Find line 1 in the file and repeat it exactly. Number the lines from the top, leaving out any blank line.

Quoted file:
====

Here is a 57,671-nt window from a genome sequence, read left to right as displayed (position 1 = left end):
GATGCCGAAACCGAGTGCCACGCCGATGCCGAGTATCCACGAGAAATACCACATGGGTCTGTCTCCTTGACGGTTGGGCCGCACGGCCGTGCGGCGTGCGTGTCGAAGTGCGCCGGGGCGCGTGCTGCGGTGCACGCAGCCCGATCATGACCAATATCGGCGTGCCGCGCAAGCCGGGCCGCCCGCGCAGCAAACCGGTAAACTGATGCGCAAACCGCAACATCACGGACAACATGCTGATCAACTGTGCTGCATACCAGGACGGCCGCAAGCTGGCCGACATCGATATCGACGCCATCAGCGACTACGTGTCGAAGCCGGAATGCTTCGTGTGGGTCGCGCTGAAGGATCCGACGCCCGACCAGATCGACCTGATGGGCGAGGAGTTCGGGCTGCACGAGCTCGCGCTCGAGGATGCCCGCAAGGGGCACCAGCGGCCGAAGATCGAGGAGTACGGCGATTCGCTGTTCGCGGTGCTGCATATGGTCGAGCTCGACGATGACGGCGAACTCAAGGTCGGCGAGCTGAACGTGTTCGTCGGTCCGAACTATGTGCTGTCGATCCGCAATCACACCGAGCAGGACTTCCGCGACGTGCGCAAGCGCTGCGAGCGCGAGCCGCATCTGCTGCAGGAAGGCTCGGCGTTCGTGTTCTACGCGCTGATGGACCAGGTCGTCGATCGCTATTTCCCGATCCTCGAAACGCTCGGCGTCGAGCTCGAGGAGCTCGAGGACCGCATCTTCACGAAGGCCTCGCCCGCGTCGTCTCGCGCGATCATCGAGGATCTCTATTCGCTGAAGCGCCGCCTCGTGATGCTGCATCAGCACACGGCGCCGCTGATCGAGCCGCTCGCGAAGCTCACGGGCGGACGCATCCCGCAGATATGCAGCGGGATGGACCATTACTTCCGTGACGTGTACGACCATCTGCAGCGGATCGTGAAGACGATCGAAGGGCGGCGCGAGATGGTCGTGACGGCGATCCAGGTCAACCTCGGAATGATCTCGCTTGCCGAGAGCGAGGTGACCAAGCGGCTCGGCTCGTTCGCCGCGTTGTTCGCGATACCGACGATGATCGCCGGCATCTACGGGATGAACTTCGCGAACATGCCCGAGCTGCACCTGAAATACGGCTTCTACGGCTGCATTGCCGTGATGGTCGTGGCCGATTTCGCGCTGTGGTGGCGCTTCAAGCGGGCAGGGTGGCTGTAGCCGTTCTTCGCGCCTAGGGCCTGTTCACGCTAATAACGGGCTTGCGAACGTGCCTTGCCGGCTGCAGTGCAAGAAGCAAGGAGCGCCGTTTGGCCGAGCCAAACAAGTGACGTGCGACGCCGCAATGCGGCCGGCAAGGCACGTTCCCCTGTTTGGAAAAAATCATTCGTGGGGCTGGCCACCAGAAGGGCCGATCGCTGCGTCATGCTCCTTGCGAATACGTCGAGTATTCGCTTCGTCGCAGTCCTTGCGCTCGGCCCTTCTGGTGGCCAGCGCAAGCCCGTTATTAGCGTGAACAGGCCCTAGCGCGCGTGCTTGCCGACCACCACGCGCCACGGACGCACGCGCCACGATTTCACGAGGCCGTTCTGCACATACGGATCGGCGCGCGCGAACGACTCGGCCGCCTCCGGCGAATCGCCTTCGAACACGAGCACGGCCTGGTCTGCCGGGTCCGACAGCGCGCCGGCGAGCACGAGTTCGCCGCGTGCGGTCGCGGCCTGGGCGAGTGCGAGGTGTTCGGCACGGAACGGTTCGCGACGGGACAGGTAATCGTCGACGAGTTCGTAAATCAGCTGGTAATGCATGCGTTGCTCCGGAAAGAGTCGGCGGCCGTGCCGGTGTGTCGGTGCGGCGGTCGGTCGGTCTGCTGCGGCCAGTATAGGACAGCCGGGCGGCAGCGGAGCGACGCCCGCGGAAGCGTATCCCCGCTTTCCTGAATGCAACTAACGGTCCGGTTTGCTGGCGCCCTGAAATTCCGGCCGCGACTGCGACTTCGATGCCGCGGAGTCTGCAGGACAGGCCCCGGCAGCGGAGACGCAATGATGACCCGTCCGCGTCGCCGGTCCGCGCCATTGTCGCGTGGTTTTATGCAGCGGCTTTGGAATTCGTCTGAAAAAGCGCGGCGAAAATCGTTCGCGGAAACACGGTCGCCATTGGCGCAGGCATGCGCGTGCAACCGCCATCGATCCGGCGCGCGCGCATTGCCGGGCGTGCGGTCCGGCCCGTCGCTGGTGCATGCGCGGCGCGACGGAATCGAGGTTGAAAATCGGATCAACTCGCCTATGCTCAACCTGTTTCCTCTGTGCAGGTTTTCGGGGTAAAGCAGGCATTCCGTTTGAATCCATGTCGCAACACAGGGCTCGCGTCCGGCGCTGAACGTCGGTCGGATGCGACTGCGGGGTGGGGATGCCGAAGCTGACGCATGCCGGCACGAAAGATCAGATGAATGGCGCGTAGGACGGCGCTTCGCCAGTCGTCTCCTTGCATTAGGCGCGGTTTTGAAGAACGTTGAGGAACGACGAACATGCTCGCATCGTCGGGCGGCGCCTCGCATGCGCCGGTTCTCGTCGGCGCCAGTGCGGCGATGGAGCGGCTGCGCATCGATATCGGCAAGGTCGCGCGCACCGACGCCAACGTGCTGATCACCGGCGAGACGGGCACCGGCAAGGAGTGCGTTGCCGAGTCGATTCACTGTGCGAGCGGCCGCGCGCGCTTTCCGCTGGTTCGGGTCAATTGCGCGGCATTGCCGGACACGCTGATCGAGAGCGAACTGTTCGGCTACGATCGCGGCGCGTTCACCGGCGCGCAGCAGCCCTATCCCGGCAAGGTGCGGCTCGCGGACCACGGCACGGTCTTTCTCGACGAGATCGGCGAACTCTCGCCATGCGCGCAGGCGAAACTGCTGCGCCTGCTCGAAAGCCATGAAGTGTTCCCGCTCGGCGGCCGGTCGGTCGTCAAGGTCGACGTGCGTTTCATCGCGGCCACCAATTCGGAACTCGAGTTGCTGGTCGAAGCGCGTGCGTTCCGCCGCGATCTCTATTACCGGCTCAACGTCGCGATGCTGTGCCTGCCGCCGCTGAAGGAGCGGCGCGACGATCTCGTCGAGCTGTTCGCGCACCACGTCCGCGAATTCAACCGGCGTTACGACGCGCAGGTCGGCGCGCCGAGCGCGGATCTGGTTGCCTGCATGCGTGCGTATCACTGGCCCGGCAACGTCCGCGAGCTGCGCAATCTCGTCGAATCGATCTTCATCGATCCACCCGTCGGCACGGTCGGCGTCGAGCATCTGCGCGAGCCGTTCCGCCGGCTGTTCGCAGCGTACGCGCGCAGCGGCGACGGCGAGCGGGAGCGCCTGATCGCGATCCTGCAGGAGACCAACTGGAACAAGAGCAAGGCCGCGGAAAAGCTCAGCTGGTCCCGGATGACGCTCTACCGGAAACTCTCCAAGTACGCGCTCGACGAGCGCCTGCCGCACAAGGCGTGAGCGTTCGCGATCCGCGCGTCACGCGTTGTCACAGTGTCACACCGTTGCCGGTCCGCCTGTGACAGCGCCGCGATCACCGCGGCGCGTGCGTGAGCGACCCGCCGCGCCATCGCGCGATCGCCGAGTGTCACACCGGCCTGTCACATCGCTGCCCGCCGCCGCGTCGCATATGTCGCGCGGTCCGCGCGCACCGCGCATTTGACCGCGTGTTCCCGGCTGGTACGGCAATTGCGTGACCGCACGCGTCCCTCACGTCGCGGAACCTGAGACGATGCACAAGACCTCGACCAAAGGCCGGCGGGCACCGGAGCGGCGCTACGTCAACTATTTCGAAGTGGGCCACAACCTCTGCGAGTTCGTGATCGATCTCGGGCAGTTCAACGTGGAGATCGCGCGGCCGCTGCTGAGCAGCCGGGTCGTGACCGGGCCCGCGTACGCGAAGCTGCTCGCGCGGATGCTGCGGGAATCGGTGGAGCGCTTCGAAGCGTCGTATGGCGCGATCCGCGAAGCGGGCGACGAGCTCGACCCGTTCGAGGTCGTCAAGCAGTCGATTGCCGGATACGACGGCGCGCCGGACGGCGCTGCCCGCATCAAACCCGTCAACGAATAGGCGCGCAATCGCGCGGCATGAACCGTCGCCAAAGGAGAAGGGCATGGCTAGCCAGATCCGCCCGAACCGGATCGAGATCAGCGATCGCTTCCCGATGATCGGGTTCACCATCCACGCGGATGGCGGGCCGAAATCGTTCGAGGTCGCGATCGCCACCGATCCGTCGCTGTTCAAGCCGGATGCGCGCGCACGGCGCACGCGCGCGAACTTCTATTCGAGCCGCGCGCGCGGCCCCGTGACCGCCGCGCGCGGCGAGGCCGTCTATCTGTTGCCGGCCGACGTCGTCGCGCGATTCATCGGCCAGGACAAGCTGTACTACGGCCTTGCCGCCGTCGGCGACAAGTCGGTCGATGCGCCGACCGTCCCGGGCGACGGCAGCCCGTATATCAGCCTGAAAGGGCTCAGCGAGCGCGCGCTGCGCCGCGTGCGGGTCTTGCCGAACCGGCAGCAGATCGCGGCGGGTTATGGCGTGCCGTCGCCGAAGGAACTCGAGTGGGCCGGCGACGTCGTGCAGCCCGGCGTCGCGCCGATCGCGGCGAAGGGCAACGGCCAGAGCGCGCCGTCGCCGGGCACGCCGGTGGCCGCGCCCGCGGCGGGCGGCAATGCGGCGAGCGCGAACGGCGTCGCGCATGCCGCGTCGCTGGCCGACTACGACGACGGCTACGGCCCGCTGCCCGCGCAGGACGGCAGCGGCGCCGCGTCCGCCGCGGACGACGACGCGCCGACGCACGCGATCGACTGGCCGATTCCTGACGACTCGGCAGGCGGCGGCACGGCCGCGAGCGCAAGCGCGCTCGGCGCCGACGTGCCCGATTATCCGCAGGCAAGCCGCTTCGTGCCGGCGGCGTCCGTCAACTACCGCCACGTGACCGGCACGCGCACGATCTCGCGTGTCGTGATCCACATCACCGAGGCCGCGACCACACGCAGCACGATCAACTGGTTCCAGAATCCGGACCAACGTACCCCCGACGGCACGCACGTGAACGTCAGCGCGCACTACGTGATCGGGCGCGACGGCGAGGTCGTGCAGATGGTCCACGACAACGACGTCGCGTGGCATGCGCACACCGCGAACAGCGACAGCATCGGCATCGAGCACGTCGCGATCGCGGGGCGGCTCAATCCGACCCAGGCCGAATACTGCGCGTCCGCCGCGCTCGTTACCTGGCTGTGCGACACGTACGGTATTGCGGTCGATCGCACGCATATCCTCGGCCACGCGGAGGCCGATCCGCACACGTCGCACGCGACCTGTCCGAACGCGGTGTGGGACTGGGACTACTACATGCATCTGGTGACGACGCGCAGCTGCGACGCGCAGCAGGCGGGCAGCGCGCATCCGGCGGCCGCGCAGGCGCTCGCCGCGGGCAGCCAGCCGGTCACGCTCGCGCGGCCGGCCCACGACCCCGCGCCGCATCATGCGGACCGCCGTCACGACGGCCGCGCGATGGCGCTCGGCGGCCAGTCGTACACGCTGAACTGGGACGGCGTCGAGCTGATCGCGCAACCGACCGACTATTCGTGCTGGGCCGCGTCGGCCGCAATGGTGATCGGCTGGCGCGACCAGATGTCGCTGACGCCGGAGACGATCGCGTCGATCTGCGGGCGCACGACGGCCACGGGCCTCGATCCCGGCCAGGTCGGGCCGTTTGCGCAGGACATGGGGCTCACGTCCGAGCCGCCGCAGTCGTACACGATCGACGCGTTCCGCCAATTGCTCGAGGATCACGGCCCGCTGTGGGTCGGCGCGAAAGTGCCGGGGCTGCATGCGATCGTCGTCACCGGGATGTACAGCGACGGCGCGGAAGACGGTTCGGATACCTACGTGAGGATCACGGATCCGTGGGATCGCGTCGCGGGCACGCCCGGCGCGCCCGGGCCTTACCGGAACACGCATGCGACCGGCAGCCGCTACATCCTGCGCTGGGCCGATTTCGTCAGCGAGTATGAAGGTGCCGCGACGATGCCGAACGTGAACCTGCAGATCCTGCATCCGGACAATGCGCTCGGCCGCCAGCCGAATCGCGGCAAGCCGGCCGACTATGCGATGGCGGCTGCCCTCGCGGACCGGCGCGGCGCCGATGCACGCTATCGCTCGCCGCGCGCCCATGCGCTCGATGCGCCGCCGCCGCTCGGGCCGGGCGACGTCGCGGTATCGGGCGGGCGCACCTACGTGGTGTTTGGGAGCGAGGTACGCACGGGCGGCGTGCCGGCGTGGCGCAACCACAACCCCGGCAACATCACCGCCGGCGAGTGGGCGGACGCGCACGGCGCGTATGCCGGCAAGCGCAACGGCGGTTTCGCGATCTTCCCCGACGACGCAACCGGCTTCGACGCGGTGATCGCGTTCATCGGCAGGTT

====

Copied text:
Here is a 57,671-nt window from a genome sequence, read left to right as displayed (position 1 = left end):